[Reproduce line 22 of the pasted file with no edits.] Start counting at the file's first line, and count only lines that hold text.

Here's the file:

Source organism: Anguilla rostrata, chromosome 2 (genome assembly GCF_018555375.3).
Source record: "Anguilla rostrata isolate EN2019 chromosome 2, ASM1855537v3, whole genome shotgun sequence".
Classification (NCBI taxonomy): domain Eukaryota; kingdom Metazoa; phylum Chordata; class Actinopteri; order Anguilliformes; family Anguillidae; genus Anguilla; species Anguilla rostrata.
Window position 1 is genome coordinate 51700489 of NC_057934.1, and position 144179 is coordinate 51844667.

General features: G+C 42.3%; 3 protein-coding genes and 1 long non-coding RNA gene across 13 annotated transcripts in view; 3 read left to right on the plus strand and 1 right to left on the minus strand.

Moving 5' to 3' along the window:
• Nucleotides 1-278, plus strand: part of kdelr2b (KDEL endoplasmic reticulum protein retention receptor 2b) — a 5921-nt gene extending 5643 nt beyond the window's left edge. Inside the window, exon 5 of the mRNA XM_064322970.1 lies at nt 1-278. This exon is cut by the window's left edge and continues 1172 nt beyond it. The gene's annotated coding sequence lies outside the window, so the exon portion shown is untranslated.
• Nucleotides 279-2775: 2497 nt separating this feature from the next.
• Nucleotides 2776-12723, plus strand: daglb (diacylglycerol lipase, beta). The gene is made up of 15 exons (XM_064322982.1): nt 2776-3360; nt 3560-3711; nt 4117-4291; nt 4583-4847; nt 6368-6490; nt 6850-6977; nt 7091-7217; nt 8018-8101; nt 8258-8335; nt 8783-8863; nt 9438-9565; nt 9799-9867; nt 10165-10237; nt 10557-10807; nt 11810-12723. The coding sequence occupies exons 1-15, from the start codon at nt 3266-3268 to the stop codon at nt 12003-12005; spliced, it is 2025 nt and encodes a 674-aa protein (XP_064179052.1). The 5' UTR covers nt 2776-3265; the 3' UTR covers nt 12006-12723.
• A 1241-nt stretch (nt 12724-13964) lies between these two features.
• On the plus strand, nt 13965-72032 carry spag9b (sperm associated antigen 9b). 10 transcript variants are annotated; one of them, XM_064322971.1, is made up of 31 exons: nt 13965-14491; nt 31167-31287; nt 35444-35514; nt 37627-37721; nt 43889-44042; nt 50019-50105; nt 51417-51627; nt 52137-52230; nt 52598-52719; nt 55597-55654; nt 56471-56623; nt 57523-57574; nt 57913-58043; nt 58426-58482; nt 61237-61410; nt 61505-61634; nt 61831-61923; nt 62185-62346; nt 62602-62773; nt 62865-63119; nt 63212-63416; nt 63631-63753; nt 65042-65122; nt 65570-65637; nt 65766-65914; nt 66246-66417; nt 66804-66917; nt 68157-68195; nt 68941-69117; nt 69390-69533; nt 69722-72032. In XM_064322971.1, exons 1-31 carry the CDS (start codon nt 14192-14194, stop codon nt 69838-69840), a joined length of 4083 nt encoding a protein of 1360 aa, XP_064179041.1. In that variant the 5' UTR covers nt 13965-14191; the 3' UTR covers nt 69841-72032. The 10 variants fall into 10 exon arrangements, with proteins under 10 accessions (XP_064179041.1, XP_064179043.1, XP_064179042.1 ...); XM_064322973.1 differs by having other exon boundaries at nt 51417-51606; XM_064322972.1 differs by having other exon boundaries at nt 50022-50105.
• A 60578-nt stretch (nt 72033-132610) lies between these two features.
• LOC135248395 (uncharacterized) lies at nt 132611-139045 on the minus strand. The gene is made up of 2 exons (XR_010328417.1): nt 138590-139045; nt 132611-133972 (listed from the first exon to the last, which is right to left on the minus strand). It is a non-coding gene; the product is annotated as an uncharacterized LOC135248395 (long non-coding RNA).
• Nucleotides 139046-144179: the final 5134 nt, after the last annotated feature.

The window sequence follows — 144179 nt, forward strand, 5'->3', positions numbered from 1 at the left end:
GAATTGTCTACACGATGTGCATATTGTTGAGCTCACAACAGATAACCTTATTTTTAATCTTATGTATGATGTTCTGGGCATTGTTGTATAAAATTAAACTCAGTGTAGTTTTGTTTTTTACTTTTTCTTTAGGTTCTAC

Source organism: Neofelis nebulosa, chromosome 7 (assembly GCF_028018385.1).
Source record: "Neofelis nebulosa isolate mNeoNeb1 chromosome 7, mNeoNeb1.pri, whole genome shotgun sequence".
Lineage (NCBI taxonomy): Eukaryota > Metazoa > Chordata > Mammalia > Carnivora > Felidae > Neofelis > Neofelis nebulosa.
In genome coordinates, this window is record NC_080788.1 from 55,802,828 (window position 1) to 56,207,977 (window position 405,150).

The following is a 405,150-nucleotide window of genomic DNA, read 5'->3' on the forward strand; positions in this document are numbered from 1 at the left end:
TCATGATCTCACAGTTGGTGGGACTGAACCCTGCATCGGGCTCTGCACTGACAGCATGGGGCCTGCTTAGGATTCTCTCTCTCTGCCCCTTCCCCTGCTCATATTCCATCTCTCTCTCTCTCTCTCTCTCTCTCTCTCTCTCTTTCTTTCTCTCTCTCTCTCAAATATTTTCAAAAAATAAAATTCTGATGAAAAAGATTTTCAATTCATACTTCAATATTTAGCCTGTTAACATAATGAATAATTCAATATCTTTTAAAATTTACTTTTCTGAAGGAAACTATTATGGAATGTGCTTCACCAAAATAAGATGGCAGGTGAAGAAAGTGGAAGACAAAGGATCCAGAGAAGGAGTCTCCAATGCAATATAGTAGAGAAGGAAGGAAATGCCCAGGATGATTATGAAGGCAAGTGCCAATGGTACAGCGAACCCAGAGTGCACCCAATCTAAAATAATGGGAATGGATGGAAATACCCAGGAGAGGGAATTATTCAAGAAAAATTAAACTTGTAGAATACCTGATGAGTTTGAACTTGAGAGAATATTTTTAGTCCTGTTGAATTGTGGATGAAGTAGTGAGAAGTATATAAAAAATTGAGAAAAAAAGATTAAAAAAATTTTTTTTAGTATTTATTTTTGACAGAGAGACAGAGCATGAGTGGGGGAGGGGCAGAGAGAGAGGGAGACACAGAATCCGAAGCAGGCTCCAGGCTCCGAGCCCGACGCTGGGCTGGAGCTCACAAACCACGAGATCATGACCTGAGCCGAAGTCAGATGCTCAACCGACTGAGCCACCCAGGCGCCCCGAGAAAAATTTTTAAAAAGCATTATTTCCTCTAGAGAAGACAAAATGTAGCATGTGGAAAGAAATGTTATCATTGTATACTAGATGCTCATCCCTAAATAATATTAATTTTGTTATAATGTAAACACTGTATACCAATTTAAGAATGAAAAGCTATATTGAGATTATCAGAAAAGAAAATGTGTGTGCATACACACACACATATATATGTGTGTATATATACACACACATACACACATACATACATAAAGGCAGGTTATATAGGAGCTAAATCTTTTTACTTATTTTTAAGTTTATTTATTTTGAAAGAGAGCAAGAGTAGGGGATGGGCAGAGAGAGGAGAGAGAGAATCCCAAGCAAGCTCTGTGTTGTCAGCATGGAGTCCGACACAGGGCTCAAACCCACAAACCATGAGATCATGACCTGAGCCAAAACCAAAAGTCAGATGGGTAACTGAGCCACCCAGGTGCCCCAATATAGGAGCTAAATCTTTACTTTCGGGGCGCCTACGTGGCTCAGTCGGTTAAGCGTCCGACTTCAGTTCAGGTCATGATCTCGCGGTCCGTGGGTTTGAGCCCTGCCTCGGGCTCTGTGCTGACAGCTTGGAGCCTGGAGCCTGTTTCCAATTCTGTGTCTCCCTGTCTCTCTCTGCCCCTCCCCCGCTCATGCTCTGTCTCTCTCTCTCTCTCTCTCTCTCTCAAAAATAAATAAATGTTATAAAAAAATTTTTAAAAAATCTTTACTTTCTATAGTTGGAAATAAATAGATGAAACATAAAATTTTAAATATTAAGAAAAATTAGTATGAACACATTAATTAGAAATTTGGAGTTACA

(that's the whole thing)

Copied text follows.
TCATGATCTCACAGTTGGTGGGACTGAACCCTGCATCGGGCTCTGCACTGACAGCATGGGGCCTGCTTAGGATTCTCTCTCTCTGCCCCTTCCCCTGCTCATATTCCATCTCTCTCTCTCTCTCTCTCTCTCTCTCTCTCTCTTTCTTTCTCTCTCTCTCTCAAATATTTTCAAAAAATAAAATTCTGATGAAAAAGATTTTCAATTCATACTTCAATATTTAGCCTGTTAACATAATGAATAATTCAATATCTTTTAAAATTTACTTTTCTGAAGGAAACTATTATGGAATGTGCTTCACCAAAATAAGATGGCAGGTGAAGAAAGTGGAAGACAAAGGATCCAGAGAAGGAGTCTCCAATGCAATATAGTAGAGAAGGAAGGAAATGCCCAGGATGATTATGAAGGCAAGTGCCAATGGTACAGCGAACCCAGAGTGCACCCAATCTAAAATAATGGGAATGGATGGAAATACCCAGGAGAGGGAATTATTCAAGAAAAATTAAACTTGTAGAATACCTGATGAGTTTGAACTTGAGAGAATATTTTTAGTCCTGTTGAATTGTGGATGAAGTAGTGAGAAGTATATAAAAAATTGAGAAAAAAAGATTAAAAAAATTTTTTTTAGTATTTATTTTTGACAGAGAGACAGAGCATGAGTGGGGGAGGGGCAGAGAGAGAGGGAGACACAGAATCCGAAGCAGGCTCCAGGCTCCGAGCCCGACGCTGGGCTGGAGCTCACAAACCACGAGATCATGACCTGAGCCGAAGTCAGATGCTCAACCGACTGAGCCACCCAGGCGCCCCGAGAAAAATTTTTAAAAAGCATTATTTCCTCTAGAGAAGACAAAATGTAGCATGTGGAAAGAAATGTTATCATTGTATACTAGATGCTCATCCCTAAATAATATTAATTTTGTTATAATGTAAACACTGTATACCAATTTAAGAATGAAAAGCTATATTGAGATTATCAGAAAAGAAAATGTGTGTGCATACACACACACATATATATGTGTGTATATATACACACACATACACACATACATACATAAAGGCAGGTTATATAGGAGCTAAATCTTTTTACTTATTTTTAAGTTTATTTATTTTGAAAGAGAGCAAGAGTAGGGGATGGGCAGAGAGAGGAGAGAGAGAATCCCAAGCAAGCTCTGTGTTGTCAGCATGGAGTCCGACACAGGGCTCAAACCCACAAACCATGAGATCATGACCTGAGCCAAAACCAAAAGTCAGATGGGTAACTGAGCCACCCAGGTGCCCCAATATAGGAGCTAAATCTTTACTTTCGGGGCGCCTACGTGGCTCAGTCGGTTAAGCGTCCGACTTCAGTTCAGGTCATGATCTCGCGGTCCGTGGGTTTGAGCCCTGCCTCGGGCTCTGTGCTGACAGCTTGGAGCCTGGAGCCTGTTTCCAATTCTGTGTCTCCCTGTCTCTCTCTGCCCCTCCCCCGCTCATGCTCTGTCTCTCTCTCTCTCTCTCTCTCTCTCAAAAATAAATAAATGTTATAAAAAAATTTTTAAAAAATCTTTACTTTCTATAGTTGGAAATAAATAGATGAAACATAAAATTTTAAATATTAAGAAAAATTAGTATGAACACATTAATTAGAAATTTGGAGTTACA